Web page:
Staying Relevant With Gen Z is the Key: A Conversation with Lenovo.com’s VP of eCommerce, Ajit Sivadasan

How a huge company became a leader in the world of eCommerce

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Back in 2006 when Ajit Sivadasan joined the team at Lenovo, there was very little in the way of infrastructure when it came to eCommerce or online sales. But in the years since, Sivadasan has been instrumental in building that portion of the Lenovo portfolio by 10x and expanding Lenovo.com into more than 90 countries.

Sivadasan is the Vice President and General Manager of Lenovo and on a recent episode of Up Next in Commerce, he explained how Lenovo was able to become a leader in the world of eCommerce while growing from a company that only sold PCs to one that serves all sectors of the tech industry.

“[Part of my job] is really trying to figure out how to position Lenovo.com to become a brand voice, and figure out how we bring to life all of the innovation, and the products, and the enterprise strategy we have, for the stakeholders that come to Lenovo.com around the world,” Sivadasan said. “We get over a billion people coming to the website any given year. So it is a pretty substantial property. And so we have a ton of work that we need to do to manage all of those aspects that take care of basically all of the customer needs we have.”

Building that brand voice meant creating an online experience that has now grown to include more than eight million unique and dynamic web pages. And while managing that amount of sites might seem like the big job, in fact, Sivadasan says there is a much more important focus.

“You need to make sure, periodically, you look for paradigm shifts,” he said. “You need to understand demographics. 70% of the population that’s going to be in the workforce is going to be millennials. And I can tell you that they are not really interested in reading a lot of stuff. They prefer short-form formats, and they like videos and things like that. So if you’re not connecting with them, and your engagement is not right, I think you’re going to have a problem in the long run. So, I think page count is less of a problem than relevance. And I think that what we really are trying to do is to figure out how to be relevant and drive content that truly drives engagement with our audiences.”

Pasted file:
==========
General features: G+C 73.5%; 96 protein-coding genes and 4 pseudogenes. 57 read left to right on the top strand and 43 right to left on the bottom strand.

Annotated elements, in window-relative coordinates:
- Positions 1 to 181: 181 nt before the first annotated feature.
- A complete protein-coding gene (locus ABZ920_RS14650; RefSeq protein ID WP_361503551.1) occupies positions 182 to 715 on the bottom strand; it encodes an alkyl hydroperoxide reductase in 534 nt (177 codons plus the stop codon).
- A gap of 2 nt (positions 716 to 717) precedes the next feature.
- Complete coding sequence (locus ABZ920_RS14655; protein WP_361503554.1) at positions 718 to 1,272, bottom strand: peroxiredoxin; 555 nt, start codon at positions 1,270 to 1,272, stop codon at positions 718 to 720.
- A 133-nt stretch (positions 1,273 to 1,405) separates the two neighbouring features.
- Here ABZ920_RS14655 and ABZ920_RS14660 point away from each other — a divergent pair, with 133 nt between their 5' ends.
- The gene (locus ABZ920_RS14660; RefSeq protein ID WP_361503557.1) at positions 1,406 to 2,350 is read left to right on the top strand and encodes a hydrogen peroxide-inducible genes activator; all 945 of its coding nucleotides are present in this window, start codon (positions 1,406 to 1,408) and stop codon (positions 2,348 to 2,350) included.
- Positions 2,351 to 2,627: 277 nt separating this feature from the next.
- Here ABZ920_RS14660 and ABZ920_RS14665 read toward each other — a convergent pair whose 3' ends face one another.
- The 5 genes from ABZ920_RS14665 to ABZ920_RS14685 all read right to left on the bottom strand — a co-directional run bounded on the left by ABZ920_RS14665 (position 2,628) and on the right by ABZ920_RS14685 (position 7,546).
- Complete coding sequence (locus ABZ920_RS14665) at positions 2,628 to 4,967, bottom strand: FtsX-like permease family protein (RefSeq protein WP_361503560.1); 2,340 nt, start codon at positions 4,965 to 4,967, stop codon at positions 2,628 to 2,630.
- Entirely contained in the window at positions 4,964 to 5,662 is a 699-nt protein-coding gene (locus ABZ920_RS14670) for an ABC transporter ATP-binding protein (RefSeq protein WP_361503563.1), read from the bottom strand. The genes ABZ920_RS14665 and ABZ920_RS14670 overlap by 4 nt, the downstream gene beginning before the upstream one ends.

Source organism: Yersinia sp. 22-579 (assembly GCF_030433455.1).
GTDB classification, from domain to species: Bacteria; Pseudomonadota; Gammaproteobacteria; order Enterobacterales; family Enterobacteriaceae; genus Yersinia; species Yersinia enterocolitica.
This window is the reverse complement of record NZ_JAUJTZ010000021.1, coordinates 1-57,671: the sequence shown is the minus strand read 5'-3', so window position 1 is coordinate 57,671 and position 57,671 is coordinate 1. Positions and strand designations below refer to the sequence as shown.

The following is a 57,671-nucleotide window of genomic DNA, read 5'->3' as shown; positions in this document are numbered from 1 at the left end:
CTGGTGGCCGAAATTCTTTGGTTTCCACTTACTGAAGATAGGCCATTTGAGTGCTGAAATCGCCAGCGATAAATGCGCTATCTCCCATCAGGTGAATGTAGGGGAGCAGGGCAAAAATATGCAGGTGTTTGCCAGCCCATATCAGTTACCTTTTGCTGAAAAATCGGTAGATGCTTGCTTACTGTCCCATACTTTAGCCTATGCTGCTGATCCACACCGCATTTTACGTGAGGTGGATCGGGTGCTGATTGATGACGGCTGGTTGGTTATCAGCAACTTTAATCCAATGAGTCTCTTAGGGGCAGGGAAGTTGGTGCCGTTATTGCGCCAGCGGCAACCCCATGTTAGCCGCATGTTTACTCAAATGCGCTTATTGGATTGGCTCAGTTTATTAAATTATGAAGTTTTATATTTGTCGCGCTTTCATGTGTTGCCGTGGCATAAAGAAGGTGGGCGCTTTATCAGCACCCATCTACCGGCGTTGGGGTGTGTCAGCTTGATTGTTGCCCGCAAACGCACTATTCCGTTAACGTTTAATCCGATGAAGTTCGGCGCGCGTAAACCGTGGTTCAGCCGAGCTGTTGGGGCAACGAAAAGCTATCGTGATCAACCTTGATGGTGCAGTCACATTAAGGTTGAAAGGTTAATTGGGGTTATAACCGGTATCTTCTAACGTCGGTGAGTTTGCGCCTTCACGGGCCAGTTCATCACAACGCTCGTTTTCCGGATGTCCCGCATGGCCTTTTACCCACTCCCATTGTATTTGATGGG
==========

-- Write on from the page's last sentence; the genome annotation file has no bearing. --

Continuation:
Gen Z is will soon make up the majority of the retail market and they are the most sought-after demographic, so any eCommerce platform needs to understand their wants and needs at a visceral level. Sivadasan understands this and he is directing his team to build out content that is more relevant, bite-sized, and interesting to this audience.

“Part of the challenge is that they are so sophisticated, and are pretty much no-nonsense in terms of technology,” Sivadasan said. “It’s highly unlikely that they are going to support anything that is cumbersome, or verbose or anything that basically takes away from efficiency, in terms of how they deal with online content. And so, I think the big challenge is for companies to truly make that shift of saying, ‘Look, this was the audience in the past. They had a very different predisposition to how they looked at data, and how they analyzed things. And then there’s this new generation that truly is looking at content differently.’ Now, the key points will be when they start truly having money in their pockets, and they’re going to be in positions where they’re going to be making decisions for companies, in terms of purchasing, technology decisions. And many of them already are making those decisions. And then if you are not able to engage with them appropriately, I think that you have a challenge. So truly trying to figure out how to build that relationship with the Gen Z, millennial audience, I think is key.